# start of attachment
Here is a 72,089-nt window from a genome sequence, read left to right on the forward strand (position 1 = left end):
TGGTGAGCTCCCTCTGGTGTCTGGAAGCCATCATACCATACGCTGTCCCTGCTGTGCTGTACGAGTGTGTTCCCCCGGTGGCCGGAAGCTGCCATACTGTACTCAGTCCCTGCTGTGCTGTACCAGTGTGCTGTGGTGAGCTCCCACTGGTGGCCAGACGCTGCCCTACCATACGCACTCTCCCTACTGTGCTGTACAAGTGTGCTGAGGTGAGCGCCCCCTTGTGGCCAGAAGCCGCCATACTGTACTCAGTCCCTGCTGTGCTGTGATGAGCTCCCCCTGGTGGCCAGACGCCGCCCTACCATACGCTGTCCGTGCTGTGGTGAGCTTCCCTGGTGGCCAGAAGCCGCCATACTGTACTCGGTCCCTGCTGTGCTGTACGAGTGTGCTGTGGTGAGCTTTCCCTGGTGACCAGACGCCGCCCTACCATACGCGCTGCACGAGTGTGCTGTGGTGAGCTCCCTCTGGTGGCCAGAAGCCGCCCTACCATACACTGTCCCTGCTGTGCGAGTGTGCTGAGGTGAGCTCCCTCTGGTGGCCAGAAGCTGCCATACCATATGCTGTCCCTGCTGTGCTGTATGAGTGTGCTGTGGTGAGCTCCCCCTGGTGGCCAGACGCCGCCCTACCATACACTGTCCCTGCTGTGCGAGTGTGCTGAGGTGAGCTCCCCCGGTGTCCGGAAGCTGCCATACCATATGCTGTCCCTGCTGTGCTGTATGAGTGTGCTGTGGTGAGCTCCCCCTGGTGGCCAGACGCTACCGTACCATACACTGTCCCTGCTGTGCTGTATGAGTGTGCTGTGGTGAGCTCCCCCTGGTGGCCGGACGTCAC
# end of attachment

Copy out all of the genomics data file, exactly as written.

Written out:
Here is a 72,089-nt window from a genome sequence, read left to right on the forward strand (position 1 = left end):
TGGTGAGCTCCCTCTGGTGTCTGGAAGCCATCATACCATACGCTGTCCCTGCTGTGCTGTACGAGTGTGTTCCCCCGGTGGCCGGAAGCTGCCATACTGTACTCAGTCCCTGCTGTGCTGTACCAGTGTGCTGTGGTGAGCTCCCACTGGTGGCCAGACGCTGCCCTACCATACGCACTCTCCCTACTGTGCTGTACAAGTGTGCTGAGGTGAGCGCCCCCTTGTGGCCAGAAGCCGCCATACTGTACTCAGTCCCTGCTGTGCTGTGATGAGCTCCCCCTGGTGGCCAGACGCCGCCCTACCATACGCTGTCCGTGCTGTGGTGAGCTTCCCTGGTGGCCAGAAGCCGCCATACTGTACTCGGTCCCTGCTGTGCTGTACGAGTGTGCTGTGGTGAGCTTTCCCTGGTGACCAGACGCCGCCCTACCATACGCGCTGCACGAGTGTGCTGTGGTGAGCTCCCTCTGGTGGCCAGAAGCCGCCCTACCATACACTGTCCCTGCTGTGCGAGTGTGCTGAGGTGAGCTCCCTCTGGTGGCCAGAAGCTGCCATACCATATGCTGTCCCTGCTGTGCTGTATGAGTGTGCTGTGGTGAGCTCCCCCTGGTGGCCAGACGCCGCCCTACCATACACTGTCCCTGCTGTGCGAGTGTGCTGAGGTGAGCTCCCCCGGTGTCCGGAAGCTGCCATACCATATGCTGTCCCTGCTGTGCTGTATGAGTGTGCTGTGGTGAGCTCCCCCTGGTGGCCAGACGCTACCGTACCATACACTGTCCCTGCTGTGCTGTATGAGTGTGCTGTGGTGAGCTCCCCCTGGTGGCCGGACGTCAC